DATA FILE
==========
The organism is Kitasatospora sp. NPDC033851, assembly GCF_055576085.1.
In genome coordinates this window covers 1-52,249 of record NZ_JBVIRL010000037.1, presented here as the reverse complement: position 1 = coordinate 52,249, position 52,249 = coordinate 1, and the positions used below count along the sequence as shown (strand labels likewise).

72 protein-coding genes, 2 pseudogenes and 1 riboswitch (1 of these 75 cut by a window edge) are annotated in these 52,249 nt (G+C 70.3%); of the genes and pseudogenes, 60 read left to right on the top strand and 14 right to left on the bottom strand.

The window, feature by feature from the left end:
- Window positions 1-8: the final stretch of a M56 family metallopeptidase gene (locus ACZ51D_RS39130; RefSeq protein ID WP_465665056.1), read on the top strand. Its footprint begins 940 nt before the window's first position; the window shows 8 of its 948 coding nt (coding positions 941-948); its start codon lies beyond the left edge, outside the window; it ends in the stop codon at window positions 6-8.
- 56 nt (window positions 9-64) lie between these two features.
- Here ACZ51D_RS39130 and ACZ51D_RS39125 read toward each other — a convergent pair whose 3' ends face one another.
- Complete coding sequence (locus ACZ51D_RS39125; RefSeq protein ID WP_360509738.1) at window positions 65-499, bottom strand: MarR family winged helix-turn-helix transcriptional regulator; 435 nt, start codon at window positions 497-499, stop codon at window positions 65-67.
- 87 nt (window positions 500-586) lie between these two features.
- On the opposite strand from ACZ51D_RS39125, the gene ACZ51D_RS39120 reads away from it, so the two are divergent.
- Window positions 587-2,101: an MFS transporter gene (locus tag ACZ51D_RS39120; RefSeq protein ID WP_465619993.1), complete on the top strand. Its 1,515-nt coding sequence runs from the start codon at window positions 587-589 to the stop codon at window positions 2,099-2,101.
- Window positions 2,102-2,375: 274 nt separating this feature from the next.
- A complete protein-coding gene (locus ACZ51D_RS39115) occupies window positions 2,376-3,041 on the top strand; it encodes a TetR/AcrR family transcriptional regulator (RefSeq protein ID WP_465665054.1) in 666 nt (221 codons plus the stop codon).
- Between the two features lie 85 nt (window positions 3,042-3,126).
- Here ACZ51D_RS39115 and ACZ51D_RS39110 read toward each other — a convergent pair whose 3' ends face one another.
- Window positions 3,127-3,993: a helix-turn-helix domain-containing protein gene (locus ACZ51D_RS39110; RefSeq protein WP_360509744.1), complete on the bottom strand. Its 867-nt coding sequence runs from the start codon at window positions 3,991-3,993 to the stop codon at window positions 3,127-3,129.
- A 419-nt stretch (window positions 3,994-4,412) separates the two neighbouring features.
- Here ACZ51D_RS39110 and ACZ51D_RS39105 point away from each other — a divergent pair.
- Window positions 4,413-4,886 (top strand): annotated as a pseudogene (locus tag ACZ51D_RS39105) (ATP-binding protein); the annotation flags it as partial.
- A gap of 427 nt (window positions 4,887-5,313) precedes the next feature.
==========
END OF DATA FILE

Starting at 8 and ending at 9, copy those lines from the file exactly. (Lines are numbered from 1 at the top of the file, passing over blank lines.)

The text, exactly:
- Complete coding sequence (locus ACZ51D_RS39125; RefSeq protein ID WP_360509738.1) at window positions 65-499, bottom strand: MarR family winged helix-turn-helix transcriptional regulator; 435 nt, start codon at window positions 497-499, stop codon at window positions 65-67.
- 87 nt (window positions 500-586) lie between these two features.